How to Identify Strengths & Weaknesses of Students

A teacher may need to identify a student's strengths and weakness to help her.

It's what every teacher dreads: A student who is falling farther and farther behind. For whatever reason, classroom instruction does not seem to be enough for the student. Teachers face this dilemma frequently, despite the teacher's experience. To help a struggling student, it may be best to analyze the student's strengths and weakness. This requires that the student feel comfortable with the teacher and is able to express his feelings clearly. After analyzing the student's strengths and weaknesses, a teacher can develop a plan to help him.

Chose a comfortable setting to talk the student. Avoid having the discussion around the student's peers as students are often shy and nervous about revealing their feelings around their friends. Individual attention may work best.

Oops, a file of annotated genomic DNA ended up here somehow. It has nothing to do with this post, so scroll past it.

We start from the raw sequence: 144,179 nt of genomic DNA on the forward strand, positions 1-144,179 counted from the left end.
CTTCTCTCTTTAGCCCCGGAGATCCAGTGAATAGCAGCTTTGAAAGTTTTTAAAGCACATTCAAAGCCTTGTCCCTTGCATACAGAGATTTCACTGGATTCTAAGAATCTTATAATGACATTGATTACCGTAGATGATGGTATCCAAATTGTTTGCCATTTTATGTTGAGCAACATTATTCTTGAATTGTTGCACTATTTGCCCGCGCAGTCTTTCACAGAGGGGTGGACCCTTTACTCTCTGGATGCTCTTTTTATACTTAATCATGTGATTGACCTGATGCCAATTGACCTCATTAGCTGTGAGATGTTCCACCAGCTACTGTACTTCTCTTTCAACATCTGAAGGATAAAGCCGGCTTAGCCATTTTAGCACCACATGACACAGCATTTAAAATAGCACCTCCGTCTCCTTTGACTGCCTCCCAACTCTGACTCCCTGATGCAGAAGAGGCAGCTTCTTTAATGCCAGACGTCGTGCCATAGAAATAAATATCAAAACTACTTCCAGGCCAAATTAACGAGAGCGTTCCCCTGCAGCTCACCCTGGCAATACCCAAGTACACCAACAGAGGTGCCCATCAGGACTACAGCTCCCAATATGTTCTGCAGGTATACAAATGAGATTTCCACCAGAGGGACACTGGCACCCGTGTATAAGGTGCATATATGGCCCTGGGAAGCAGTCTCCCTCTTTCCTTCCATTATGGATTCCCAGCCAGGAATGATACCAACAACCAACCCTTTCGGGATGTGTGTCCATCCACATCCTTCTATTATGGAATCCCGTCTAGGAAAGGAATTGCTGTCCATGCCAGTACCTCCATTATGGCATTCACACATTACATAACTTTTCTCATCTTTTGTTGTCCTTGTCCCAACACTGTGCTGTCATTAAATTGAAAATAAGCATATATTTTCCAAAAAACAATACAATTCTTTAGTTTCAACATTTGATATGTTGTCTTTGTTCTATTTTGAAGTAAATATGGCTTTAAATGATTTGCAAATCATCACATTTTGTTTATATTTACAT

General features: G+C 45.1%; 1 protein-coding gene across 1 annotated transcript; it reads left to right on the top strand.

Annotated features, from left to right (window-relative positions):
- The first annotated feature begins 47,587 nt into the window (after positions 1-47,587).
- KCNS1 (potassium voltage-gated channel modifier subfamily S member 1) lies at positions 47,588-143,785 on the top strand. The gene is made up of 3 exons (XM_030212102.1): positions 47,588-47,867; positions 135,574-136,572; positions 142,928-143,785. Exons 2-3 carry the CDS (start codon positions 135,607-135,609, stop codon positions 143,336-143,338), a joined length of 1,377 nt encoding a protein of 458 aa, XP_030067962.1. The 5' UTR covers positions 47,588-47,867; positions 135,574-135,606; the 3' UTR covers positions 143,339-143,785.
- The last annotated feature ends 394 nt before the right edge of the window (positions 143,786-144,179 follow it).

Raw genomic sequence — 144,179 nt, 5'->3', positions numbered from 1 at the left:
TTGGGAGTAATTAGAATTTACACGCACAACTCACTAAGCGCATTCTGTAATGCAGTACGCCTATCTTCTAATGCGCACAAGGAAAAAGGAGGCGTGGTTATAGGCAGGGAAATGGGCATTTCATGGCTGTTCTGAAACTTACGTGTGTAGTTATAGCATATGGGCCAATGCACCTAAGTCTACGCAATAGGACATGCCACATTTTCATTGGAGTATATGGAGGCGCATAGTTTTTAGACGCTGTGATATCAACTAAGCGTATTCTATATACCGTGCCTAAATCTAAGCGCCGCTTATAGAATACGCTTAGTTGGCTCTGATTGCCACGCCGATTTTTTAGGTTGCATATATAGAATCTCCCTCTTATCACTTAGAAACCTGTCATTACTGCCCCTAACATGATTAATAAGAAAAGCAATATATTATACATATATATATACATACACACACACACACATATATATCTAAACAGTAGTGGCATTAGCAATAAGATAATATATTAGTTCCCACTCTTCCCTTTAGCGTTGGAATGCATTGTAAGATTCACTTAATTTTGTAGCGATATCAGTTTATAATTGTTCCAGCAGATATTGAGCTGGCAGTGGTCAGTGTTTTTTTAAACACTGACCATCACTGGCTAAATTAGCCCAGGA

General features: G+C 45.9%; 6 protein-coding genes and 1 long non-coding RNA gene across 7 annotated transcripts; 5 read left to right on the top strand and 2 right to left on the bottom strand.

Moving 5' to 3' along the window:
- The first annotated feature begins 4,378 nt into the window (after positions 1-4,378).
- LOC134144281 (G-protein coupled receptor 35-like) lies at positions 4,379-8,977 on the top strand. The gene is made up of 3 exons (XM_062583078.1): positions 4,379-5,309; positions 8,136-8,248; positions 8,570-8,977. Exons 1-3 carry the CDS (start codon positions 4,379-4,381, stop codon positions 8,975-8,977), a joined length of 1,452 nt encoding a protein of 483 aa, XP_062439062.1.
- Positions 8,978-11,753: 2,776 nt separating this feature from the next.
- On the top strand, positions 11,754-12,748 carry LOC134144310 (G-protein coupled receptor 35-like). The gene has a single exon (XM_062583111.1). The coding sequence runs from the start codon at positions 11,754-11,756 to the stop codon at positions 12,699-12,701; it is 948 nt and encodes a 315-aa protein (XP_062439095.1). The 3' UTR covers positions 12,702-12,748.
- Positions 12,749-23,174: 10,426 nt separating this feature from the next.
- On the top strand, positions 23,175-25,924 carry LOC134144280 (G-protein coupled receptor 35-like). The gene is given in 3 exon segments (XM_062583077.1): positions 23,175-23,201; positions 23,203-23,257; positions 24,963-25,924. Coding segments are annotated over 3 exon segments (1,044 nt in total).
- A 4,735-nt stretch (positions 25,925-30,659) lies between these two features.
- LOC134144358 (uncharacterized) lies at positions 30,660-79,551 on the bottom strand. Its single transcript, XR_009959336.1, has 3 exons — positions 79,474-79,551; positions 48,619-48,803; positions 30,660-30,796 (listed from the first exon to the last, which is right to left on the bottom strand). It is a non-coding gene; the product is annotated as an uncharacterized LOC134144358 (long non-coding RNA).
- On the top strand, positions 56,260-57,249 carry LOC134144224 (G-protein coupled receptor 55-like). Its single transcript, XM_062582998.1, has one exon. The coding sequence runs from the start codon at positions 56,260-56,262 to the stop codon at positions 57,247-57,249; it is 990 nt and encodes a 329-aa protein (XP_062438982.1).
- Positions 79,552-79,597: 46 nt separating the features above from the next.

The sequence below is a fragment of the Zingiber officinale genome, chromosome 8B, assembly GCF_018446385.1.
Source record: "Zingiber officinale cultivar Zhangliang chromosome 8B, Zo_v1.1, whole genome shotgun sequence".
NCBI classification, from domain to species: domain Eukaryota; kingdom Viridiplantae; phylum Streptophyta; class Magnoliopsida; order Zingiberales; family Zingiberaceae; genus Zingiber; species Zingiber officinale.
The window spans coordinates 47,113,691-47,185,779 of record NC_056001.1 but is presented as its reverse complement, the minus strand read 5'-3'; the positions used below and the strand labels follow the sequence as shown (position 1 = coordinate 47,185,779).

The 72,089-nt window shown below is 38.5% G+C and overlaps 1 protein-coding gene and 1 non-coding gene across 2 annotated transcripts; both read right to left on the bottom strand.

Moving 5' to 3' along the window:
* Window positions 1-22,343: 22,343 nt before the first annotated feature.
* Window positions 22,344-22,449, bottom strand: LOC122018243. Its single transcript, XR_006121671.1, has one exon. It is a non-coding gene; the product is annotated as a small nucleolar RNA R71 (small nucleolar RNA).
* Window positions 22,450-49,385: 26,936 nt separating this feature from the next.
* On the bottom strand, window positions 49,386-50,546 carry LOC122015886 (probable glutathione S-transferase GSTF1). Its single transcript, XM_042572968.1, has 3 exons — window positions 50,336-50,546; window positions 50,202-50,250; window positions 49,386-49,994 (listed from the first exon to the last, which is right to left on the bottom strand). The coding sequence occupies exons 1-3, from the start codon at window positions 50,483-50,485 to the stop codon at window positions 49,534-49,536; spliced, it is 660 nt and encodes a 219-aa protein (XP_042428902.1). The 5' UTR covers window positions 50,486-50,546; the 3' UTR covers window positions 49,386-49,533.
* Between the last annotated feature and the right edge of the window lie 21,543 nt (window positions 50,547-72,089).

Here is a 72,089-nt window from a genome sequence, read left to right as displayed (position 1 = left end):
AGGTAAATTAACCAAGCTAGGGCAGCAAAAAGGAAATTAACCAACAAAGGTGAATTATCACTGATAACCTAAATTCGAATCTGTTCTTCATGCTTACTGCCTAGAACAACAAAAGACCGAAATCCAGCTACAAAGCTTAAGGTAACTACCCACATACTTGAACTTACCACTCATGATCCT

Start a general conversation. Ask how she is and if she's having any problems. These questions may reveal strengths and weaknesses on their own.

Ask the student where he excells. Have him elaborate on this skill. Ask detailed questions. Take notes as the student speaks, but maintain eye contact to avoid alarming him. Move to a tangential subject or skill after the student has described the first thing at which he excells. For example, if the student says he likes computers, ask him about specific software.

Ask her about what she thinks she could improve. Avoid overtly criticizing her. Instead, prompt her for self-criticism. Take notes. These criticisms will often be weaknesses.

Abram Brown began writing professionally in 2007. He served as an editor at his collegiate newspaper, "The Daily Orange," and has also written for "The (Jamestown, N.Y.) Post-Journal," "The Buffalo News" and "The Syracuse Post-Standard." Brown is completing his Bachelor of Arts in magazine journalism at Syracuse University.